Adams, Apparatus, Chassis Components, Features, Lighting Warning Scene Portable

Cantankerous Wisdom: Pulsating Lights, R-Tanks, and CGs

By Bill Adams

Sometimes old people can get away with saying something and later claim not recall saying it. When you put it in writing and get called on it, you can end up like a stuttering bowl of Jell-O. In last month’s “Cantankerous Wisdom”, I wrote, “The Squad reiterated that fast and super bright flashing, blinking, pulsating, or moving lights make it hard to judge a rig’s speed and direction of travel…” At morning coffee, the Raisin Squad jumped all over me. I don’t remember saying anything about pulsating lights. I know what a flashing red light is but never heard of one that pulses. What the hell is a pulsating light? I know what it is but really couldn’t explain it in whitehair terms. The next morning, I said dictionaries make reference to “pulsating headaches” and “expanding rhythmically like the heart” as well as “vibrating” and “fluttering.” They didn’t buy it. It’s a red light dammit. We ain’t talking about a heartbeat, a headache or a butterfly. I looked up “pulsating warning lights” on a computer search engine and got 3.5 MILLION hits that I really didn’t understand. Realistically, the effectiveness of warning lights on emergency vehicles is a serious matter and probably should be addressed based on engineering and scientific facts rather than being treated like my preceding buffoonery. I’ll work on that.

I was reading a set of specs the other day that called for an “R” booster tank. I was baffled (no pun intended). After 50 years of playing with fire trucks, I thought I could hold my own talking about tanks. Wrong. I was stumped. I heard of L-tanks and T-tanks but never heard of an R-tank. I asked a bunch of people if they ever heard of an “R” booster tank. J.D. Ferrante, an apparatus sales engineer at Ferrara replied: E designates an elliptical tank, T designates a T-shaped tank; L is an L-shaped tank; and R is a rectangular shaped tank. The designations are the typical starting points for a tank setup and pricing of the tank.” Who’da thought it could be that simple?

I was emailing back and forth with Joe Messmer, the owner of Summit Fire Apparatus, about axle ratings, and he mentioned chassis manufacturers can determine a finished rig’s center of gravity (CG). I said to myself, “Where the hell did Joe come up with the idea the chassis manufacturer establishes a CG? It’s the final-stage apparatus manufacturer that tests or calculates the final CG. It must be that Kentucky air he breathes.” Well, I looked it up and damn, he’s right. The chassis OEM can establish the CG if it wants to: NFPA 1901, Standard for Automotive Fire Apparatus, sentence 4.13.1.1 says: “The apparatus shall not exceed the chassis manufacturer’s maximum allowable vertical center of gravity for a completed vehicle, if specified, and meet the criteria defined in either of the following: (1) *The apparatus remains stable to 26.5 degrees in both directions when tested on a tilt table in accordance with SAE J2180, “A Tilt Table Procedure for Measuring the Static Rollover Threshold for Heavy Trucks.” (2) The calculated or measured center of gravity (CG) is no higher than 80 percent of the rear axle track width.”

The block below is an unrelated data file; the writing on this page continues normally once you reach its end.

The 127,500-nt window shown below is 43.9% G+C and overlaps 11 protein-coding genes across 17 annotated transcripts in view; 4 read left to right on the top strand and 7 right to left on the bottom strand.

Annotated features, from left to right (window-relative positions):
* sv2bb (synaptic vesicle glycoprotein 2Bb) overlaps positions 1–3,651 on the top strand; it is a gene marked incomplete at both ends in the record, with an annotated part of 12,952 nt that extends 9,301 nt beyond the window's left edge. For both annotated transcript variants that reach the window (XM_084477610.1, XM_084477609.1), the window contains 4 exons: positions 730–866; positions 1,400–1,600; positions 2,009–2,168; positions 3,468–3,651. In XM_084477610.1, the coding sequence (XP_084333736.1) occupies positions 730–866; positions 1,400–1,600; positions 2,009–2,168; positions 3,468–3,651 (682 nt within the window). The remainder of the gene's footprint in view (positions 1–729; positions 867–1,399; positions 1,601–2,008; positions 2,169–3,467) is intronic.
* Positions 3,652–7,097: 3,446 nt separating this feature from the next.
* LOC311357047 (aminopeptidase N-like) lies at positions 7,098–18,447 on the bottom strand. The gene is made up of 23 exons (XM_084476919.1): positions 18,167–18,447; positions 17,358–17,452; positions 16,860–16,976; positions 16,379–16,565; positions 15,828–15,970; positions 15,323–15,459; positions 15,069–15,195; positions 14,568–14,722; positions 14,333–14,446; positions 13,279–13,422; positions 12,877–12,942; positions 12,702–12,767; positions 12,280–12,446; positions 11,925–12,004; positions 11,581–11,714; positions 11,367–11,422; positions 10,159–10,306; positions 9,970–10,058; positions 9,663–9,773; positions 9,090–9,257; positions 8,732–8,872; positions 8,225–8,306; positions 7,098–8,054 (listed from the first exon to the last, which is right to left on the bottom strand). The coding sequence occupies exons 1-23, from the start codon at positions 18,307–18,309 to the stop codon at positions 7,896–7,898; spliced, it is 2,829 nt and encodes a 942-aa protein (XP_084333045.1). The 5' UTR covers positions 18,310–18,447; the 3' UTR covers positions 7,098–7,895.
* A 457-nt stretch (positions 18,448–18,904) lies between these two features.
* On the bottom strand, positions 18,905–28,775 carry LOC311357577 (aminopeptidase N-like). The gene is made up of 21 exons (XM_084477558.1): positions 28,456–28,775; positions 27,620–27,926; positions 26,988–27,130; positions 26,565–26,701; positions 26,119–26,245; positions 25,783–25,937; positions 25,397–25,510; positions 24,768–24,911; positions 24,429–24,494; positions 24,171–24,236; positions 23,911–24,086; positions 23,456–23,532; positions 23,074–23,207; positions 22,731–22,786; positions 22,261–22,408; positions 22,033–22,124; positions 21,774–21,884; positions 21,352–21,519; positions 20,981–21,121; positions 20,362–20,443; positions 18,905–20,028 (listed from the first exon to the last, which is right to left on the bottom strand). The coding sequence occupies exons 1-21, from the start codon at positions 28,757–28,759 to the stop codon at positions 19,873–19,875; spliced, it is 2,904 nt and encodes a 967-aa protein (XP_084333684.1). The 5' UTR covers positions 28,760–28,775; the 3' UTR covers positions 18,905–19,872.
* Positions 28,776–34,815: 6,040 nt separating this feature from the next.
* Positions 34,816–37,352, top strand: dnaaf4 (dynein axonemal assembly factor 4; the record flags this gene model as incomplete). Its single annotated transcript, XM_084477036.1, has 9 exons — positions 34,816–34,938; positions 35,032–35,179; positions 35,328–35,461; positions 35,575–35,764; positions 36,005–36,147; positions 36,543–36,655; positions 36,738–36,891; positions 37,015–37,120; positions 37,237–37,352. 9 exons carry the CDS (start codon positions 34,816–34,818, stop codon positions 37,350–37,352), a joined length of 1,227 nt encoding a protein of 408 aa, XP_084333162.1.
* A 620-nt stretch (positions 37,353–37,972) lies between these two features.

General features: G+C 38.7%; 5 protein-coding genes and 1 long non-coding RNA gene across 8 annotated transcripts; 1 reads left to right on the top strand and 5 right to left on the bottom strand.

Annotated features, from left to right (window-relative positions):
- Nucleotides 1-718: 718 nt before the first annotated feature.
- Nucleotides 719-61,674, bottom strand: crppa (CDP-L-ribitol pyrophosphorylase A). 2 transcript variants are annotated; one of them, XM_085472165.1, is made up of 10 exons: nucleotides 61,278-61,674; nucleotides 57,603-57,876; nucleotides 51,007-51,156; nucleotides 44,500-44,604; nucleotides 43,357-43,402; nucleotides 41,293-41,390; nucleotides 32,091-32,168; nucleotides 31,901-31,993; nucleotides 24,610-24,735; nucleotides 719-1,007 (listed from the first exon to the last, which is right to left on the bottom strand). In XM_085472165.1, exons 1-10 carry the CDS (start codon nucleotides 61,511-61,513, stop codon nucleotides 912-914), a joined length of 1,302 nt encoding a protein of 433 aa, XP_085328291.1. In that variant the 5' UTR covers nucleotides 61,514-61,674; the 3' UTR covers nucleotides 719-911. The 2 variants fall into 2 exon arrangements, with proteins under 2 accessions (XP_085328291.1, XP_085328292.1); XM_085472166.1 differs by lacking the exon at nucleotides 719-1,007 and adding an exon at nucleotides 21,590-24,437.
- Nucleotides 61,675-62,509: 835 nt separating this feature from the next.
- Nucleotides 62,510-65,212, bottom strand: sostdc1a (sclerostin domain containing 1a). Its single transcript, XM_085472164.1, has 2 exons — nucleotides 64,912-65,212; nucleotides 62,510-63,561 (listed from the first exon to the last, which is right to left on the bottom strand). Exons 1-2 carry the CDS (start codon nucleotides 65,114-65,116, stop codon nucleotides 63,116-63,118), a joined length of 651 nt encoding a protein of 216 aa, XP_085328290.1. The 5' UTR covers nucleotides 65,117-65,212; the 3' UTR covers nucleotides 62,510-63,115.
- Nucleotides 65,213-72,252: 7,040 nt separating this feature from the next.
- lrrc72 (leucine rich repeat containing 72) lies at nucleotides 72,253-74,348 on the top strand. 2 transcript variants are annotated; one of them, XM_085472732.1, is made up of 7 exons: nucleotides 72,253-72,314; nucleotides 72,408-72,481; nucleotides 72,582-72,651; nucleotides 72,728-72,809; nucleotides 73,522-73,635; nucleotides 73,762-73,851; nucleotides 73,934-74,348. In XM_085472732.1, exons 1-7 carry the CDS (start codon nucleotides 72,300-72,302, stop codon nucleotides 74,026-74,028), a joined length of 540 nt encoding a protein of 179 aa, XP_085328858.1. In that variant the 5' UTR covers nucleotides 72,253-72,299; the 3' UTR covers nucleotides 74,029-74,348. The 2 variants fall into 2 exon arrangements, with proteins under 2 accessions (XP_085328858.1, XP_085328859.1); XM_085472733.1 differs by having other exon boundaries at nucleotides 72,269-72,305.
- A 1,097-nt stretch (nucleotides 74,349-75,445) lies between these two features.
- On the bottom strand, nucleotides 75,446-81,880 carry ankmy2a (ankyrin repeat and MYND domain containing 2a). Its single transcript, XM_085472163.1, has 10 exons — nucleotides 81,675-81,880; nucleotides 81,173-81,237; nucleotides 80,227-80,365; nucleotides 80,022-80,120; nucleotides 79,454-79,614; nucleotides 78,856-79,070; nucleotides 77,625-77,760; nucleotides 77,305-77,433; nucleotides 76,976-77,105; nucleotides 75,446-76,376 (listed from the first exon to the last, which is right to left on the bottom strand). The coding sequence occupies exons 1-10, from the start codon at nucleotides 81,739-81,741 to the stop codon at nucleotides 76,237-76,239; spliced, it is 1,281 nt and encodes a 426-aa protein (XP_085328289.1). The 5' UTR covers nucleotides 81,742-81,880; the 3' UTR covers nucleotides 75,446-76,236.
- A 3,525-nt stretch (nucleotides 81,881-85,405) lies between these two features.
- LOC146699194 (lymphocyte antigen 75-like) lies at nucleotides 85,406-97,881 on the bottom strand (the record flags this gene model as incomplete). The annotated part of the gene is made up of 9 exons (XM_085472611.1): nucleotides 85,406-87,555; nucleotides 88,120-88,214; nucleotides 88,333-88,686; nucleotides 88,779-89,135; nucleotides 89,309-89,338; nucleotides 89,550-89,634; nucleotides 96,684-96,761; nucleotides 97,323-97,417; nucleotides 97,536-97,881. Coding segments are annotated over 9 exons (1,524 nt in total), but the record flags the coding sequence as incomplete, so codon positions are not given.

I was right in saying the final-stage apparatus manufacturer tests or calculates a rig’s CG, and he was right in saying the chassis manufacturer can establish the CG if it wants to. Sometimes us white hairs shouldn’t argue with or question the people who actually build the fire trucks. We should stick to reminiscing about the good ole days, open cabs, ¾ length boots, and riding the rear step. Some of us will just never learn.

BILL ADAMS is a member of the Fire Apparatus & Emergency Equipment editorial advisory board, a former fire apparatus salesman, and a past chief of the East Rochester (NY) Fire Department. He has 50 years of experience in the volunteer fire service.